MIAMI (CBSMiami) - The party is over for tens of thousands of people who attended the Ultra Music Festival this weekend.
Early Monday morning, crews didn't waste any time in starting the clean up on Virginia Key.
After the three-day festival ended at 2 a.m., crews were spotted picking up barriers, picking up trash and getting things back to normal.
Festival organizers admit things got off to a rough start. Thousands of angry fans took to social media to describe a chaotic scene, left stranded and forced to walk in droves across the Rickenbacker Causeway to the mainland.
Festival organizers admitted a county approved traffic plan for some 200 plus buses to move people on and off Virginia Key, fell short via Twitter calling it "unacceptable and inconsistent with the high standards you have, for this, we are sorry."
That forced Ultra organizers and their city partners to put a new plan in place to improve the fan experience.
Day two ended significantly better according to Ray Martinez, the chief of security for Ultra, who said they had more signs with information, more people working and brought in the buses earlier.
Monday morning, organizers say the weekend was a success despite the few setbacks.
"Obviously the first day we had some hiccups if you will with our transportation plan. We made adjustments as we moved forward and I can tell you Sunday night it worked flawlessly," said Martinez.
There are also many critics of the festival, especially when it comes to the traffic situation due to the limited access to Virginia Key.
"You got one way in and one way out. And you got 60 thousand people so that's what it was," said Key Biscayne mayor Michael W. Davey.
Martinez gave his assessment of how the three days went.
"We are proud that we produced not only a great event but one where everybody was safe and secure," he said.
Martinez said each day they made some adjustments and there were lessons learned from the move from Bayfront Park to a tiny island.
"It was day one of year one. You know something that we hadn't experienced in prior years of downtown Miami, we did not provide transportation. We were anticipating when crowds would start to leave, they actually left sooner," he said.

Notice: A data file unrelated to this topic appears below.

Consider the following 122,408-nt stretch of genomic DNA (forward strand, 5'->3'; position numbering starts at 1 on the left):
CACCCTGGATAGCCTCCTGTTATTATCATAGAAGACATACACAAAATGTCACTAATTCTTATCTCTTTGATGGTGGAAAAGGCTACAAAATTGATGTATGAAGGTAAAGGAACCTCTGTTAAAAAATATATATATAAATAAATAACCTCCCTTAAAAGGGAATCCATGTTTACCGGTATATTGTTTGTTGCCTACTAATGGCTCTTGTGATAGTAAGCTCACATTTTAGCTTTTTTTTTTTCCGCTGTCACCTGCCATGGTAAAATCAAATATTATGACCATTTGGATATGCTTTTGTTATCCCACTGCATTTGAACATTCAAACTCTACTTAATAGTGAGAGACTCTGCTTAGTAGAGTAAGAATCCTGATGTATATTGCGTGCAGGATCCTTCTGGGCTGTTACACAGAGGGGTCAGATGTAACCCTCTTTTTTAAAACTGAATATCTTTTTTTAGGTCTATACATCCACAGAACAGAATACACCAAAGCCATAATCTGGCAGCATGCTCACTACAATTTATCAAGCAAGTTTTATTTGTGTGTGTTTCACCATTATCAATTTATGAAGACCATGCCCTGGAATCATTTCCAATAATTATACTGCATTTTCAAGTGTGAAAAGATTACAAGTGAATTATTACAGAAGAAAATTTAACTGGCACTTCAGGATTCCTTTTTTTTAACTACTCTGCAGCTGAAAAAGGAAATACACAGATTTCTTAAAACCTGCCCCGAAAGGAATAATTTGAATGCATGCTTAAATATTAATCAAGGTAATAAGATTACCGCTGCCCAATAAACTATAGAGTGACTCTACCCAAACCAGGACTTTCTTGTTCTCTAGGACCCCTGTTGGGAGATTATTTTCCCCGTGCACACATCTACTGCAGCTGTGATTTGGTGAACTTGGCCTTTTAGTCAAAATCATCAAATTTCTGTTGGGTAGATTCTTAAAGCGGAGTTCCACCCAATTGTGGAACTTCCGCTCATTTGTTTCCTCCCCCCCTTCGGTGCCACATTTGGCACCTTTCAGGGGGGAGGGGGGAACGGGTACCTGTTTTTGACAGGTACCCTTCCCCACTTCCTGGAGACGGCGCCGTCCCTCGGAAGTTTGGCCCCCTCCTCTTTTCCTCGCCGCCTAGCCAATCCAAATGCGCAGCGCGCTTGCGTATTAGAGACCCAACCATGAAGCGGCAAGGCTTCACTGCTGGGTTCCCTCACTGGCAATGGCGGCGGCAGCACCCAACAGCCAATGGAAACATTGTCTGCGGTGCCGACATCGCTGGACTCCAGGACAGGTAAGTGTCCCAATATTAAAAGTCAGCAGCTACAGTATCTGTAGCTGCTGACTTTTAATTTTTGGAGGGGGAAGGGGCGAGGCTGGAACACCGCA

Transportation issues were just one of a number of logistical concerns City of Miami mayor Frances Suarez has with the global concert event.
He spent time over the weekend surveying the site from the air.
"I let the organizers know before the event, I let them know during the event, and I'm certainly going to let them know after the event that low frequency bass penetrating miles into the city is not acceptable," said Suarez. "I live seven miles away and I could hear it at my house. It's something that's a big problem and it's something that's non-negotiable for me."
In all there were 35 arrests over the three days, with charges stemming from trespassing to possession with intent to sell.
It's a relatively small number considering more than 150,000 people showed up over a three day period.
As for the future of Ultra in South Florida, Mayor Suarez was asked if he thinks the festival will be back in 2020.
"I've been a huge proponent of Ultra. Ultra for music is what Art Basel is to art for the City of Miami," he said. "The fact that it's a tourist attraction which has an incalculable economic impact, we have to balance that with the needs and quality of life of our residents."
Mayor Davey would rather not see the festival return.
"People were delayed, people trying to get to the airport, people trying to get back from the airport. They were inconvenienced. That is a fair thing to say about the traffic," he said.
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